Time For A Trial Run

027‘Both performance and archaeology work with fragment and with trace. Performance and social practise, and their subsequent documentation or representation, through surviving traces and fragments, constitute heterogeneous  assemblages’1  

Dunking A Page In Water, Taken By: Kirsty Jakins 21.3.13

After putting together some initial ideas, we decided it was time to perform a test run and see what works best when it comes to provoking an audience response. We had already purchased some books to destroy in preparation. Two members of the group had also begun working on a new way to make the dresses which included buying skirts from charity shops, and attaching pages to the hem.

After the dresses were complete we started to test some of our ideas from previous research on sacrifice. The first idea was dipping pages into water and allowing it to subtly disintegrate over a long period of time.

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(Becky Eating A Page, Taken by: Kirsty Jakins 21.3.13.)

Next, we tried to chew one of the books we had just purchased. This worked well at the start, however, after a while the taste of the old books became quite sickening and the pages were still readable. This led to us thinking up some other concepts. Having been working with safety pins to make the dresses, we decided to slowly pin prick a page and see what happened. The motion of pricking the page looked aesthetically pleasing and also destroyed the pages effectively.

We began to think about the fact the dresses we will be wearing are very feminine, and the idea of stereotypical woman’s work as ‘Some women did indeed work full-time for wages in a place outside their home such as a workshop, shop or factory, or on the land, while others worked full-time for wages in their own home cleaning and cooking’2 The concept of scrubbing came up, which is a motion that would have been used in home cleaning processes in the 1900’s and was something we all agreed would look effective.

While two of us were practising ways to destroy, the other two members began to experiment with the leftover book pages and started to add to our dresses. The expansion began with scattering a few pages to make a small train. After viewing a few pictures and hearing some feedback, we too realised it look extremely beautiful. In the end the expansion took over the aisles and meant people walking past had to take notice. Next the expansion took to the actual book aisles themselves. It looked like we were becoming at one with the aisles, or like we were a book emerging from them; however a broken book.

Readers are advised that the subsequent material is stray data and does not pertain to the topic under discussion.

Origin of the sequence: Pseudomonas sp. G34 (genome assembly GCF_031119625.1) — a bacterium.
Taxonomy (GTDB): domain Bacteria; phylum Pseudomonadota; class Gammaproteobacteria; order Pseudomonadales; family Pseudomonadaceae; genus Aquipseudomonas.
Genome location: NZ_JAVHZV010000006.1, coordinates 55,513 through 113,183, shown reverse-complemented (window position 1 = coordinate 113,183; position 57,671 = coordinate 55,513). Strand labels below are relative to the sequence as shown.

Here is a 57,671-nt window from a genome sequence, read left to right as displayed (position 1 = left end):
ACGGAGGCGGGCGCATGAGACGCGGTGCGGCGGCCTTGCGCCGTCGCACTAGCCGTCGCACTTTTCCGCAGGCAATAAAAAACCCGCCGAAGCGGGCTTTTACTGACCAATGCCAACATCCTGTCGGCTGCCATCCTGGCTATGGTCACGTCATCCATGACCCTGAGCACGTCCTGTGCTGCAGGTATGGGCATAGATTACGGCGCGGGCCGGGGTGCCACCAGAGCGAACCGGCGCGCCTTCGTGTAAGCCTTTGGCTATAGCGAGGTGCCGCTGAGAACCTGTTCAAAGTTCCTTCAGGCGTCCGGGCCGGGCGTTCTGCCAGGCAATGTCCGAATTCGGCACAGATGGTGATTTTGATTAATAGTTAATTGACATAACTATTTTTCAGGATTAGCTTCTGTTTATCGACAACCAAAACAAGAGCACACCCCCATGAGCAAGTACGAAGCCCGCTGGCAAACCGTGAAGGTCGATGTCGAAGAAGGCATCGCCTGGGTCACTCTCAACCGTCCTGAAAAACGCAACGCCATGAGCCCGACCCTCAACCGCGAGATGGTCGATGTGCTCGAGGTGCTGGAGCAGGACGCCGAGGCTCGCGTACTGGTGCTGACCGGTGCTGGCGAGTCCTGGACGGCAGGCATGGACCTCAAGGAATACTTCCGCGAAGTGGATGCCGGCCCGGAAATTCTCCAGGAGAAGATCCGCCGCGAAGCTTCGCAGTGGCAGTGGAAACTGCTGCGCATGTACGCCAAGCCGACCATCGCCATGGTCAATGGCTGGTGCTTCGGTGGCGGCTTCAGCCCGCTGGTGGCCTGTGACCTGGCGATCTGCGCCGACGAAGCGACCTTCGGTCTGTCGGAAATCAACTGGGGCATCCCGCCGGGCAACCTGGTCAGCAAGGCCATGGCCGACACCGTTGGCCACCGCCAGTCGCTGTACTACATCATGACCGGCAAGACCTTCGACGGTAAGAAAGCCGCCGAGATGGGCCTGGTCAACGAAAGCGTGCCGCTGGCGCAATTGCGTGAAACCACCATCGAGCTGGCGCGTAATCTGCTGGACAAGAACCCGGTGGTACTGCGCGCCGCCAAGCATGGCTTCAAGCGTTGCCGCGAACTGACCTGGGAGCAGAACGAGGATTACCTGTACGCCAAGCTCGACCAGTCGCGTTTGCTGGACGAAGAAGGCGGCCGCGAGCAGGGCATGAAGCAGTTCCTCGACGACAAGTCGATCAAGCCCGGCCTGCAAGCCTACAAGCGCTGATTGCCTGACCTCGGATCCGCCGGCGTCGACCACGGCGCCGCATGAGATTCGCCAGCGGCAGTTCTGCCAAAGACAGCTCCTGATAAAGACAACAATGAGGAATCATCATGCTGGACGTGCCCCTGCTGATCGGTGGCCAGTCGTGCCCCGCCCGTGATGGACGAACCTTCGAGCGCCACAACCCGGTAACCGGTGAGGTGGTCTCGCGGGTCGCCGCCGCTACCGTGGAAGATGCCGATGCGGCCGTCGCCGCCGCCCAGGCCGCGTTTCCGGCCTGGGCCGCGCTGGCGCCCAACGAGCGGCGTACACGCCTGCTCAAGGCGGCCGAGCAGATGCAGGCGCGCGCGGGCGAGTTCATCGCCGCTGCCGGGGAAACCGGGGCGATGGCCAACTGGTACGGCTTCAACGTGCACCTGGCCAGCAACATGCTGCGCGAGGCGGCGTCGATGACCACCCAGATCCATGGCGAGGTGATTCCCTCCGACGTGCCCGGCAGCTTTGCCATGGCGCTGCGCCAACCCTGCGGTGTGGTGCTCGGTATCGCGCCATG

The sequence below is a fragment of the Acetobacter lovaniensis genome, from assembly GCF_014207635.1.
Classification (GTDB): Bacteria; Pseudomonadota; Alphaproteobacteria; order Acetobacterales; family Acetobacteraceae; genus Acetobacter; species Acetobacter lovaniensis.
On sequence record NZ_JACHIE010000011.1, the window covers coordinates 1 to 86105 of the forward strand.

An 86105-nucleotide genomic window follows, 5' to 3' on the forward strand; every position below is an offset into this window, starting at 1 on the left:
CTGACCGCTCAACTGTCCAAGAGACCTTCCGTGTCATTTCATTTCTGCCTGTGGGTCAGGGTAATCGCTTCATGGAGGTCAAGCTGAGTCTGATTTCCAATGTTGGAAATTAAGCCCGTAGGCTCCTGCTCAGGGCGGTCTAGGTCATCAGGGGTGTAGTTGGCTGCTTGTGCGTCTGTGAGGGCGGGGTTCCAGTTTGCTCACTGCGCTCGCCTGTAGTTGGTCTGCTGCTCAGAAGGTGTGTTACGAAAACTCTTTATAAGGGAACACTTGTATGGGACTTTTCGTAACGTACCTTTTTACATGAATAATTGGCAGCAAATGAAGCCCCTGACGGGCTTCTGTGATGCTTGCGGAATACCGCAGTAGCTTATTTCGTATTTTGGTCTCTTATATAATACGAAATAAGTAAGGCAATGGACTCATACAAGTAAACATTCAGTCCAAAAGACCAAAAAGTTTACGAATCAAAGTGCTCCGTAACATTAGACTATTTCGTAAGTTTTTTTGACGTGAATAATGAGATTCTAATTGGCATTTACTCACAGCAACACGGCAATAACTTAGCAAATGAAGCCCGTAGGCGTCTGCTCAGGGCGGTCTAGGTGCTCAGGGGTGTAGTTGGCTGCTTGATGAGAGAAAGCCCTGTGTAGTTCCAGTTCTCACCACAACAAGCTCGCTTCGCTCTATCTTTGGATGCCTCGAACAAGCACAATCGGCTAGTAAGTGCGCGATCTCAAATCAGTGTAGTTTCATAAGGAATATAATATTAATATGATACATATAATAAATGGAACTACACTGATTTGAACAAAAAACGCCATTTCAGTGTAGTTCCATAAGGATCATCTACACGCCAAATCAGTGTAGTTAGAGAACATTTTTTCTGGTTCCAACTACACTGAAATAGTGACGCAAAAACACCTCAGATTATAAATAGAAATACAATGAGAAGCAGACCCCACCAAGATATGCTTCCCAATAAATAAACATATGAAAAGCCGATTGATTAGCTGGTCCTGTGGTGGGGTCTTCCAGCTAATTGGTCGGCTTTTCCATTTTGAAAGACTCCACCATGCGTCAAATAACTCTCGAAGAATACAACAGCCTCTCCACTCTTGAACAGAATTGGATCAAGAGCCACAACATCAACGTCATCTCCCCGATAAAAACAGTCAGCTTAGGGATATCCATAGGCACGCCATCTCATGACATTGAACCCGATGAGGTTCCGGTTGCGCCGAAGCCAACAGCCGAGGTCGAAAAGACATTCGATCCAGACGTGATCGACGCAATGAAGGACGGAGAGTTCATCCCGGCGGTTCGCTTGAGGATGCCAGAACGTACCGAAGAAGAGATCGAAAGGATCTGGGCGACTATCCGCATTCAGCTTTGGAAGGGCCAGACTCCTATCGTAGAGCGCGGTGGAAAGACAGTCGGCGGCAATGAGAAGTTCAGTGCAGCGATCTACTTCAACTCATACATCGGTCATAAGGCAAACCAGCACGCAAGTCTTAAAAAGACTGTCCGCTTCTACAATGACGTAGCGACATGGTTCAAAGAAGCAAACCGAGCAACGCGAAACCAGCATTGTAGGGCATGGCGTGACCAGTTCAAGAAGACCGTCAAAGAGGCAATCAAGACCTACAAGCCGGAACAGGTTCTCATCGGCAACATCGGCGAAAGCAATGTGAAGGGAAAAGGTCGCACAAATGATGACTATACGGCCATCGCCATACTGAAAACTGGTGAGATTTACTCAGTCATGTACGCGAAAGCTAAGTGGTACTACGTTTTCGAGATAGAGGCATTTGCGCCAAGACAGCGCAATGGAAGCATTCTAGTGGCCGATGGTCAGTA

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Emerging From The Aisle, Both Taken by Kirsty Jakins 21.3.13

To achieve this effect in the performance however, one member of the group will need to be forming the connections, rather than standing in a dress. Each performer in the dress will also still be destroying a book based on fact, whilst wearing the religion.The merging with the aisles could be seen to represent the expansion of religion within libraries. Once the entire book has been destroyed in one of our chosen methods, the performer will break free from the dress and walk away leaving the piles of destroyed books and pages behind them. Hopefully, the mess we create and leave will inspire the audience to think about the books we have destroyed and just left.

  1. Shanks, M. Pearson, M. (2001) Theatre Archaeology London: Routledge p55 []
  2. Roberts, E. (1988) Women’s Work 1840-1940 The Macmillan Press. p2 []
Posted: March 28th, 2013
Categories: Les dames des livres
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